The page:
Tag Archives: Inflight ARI

Drive West Today’s 2012 wrap up

22 Dec

DWT had the most prolific year ever in 2012 with 15 concerts, some tours of mainland Australia and Europe and two mini-albums released.

I gotta say that the gig where I played best was the NOW now concert in August, but unfortunately there is no recording … it is slowly flowing out into the stars, mingled with other noise from Sydney at that time.

Some other highlight gigs this year were

the Pontevedra gig in Galicia, Spain, where I met some absolutely lovely people and played to a very attentive crowd

the recent gig in Hobart where I played with Matt Warren in a sort-of impromptu arrangement – the first gig of the Hovering Waitresses.

A concert in May at the Moonah Arts Centre where I worked in some sports commentary from a Carlton Blues game which worked a TREAT!!

I’d like to thank all the people I played with on various tours and whatnot, people who helped gigs happen and people who came and told me they liked my music! Met some rad people and had a blast. Big thanks to the beautiful Nadine Kessler for supporting me and making great tour posters. xxoo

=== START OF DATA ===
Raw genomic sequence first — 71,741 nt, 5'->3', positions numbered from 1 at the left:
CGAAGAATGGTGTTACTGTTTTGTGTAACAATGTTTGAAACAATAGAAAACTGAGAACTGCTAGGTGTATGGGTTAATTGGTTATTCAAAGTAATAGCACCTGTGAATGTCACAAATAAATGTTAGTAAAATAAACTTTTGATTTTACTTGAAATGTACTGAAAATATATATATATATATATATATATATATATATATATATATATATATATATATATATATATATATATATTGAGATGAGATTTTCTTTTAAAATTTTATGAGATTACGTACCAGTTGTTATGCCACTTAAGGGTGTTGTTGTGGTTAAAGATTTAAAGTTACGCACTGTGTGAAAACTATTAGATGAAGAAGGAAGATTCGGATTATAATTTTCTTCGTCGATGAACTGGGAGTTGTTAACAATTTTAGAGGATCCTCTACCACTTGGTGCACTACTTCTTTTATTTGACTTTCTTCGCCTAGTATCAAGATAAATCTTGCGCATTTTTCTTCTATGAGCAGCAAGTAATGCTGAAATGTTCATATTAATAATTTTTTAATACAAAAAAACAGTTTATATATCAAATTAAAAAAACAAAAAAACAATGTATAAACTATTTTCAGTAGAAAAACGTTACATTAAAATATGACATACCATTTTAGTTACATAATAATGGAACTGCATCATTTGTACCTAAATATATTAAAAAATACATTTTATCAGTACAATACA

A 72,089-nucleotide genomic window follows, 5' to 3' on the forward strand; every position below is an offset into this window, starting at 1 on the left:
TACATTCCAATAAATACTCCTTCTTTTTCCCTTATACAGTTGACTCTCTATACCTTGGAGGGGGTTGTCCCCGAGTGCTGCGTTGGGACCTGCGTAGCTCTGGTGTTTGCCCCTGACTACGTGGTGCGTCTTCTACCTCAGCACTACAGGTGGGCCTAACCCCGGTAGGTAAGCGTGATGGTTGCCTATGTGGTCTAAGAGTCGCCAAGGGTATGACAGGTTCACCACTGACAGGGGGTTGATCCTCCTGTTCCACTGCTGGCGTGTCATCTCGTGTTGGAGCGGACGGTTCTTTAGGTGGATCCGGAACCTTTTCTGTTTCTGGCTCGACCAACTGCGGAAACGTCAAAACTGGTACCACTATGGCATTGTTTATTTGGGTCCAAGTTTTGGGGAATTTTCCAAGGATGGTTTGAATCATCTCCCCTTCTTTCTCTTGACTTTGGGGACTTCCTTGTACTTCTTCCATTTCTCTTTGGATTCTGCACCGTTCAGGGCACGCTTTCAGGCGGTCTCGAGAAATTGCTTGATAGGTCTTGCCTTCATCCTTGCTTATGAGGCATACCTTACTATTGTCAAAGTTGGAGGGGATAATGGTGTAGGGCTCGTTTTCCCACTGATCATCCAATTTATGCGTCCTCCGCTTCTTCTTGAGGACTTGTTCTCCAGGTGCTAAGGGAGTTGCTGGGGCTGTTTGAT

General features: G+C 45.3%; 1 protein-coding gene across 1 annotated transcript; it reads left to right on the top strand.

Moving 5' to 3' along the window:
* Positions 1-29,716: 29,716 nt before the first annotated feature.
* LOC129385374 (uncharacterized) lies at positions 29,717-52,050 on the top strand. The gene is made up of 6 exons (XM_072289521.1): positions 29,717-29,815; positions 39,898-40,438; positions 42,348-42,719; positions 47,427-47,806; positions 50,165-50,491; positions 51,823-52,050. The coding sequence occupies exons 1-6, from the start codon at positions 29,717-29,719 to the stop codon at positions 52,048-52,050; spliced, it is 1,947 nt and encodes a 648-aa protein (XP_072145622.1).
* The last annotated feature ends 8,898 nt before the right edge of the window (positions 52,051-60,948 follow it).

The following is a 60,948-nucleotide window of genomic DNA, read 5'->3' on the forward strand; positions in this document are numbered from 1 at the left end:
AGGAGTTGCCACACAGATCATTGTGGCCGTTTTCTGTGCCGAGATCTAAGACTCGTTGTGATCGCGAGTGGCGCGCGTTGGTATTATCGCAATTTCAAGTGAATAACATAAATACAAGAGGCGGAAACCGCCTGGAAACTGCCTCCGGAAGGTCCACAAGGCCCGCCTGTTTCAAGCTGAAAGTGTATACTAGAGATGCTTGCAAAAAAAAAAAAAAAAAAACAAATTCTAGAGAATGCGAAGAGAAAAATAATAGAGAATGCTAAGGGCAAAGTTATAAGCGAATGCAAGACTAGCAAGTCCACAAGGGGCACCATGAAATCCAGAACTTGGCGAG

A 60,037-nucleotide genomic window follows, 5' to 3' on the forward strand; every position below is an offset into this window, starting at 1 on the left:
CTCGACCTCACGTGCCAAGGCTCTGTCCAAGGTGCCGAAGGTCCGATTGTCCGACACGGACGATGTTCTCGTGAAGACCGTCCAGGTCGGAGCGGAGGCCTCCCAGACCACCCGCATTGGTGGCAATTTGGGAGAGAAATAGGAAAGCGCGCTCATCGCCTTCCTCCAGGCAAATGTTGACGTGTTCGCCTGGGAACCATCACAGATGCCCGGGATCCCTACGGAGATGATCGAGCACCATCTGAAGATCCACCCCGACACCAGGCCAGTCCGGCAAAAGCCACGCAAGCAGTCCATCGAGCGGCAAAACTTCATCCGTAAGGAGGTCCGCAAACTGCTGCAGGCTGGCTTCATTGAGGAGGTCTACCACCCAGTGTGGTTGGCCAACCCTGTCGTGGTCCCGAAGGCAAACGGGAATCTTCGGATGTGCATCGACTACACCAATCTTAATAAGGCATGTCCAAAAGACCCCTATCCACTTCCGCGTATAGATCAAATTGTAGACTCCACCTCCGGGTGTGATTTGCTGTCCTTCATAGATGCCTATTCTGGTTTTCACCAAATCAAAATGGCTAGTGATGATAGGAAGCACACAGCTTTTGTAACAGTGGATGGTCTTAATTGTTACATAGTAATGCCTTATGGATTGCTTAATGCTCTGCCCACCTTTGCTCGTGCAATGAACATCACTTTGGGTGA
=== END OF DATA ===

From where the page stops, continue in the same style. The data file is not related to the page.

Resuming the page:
2013 starts with an exciting gig where I will be playing with cartoonist Chris Downes as he draws the images for a ghost/horror story at the Rosny Barn as part of MONA FOMA 2013 … hopefully as an artist at the festival I can sidle up to David Byrne and get someone to take a sneaky pic when I hug him by stealth!!

thanks guys!!!

jxo

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Process diary #4 – November installation

6 Nov

Installing the Sleuth exhibition has been interesting … and took a lot longer than I thought … but I should’ve known since in some cases I was putting up each individual panel from a comic on the wall separately.

Here’s a picture of the Box of Virtue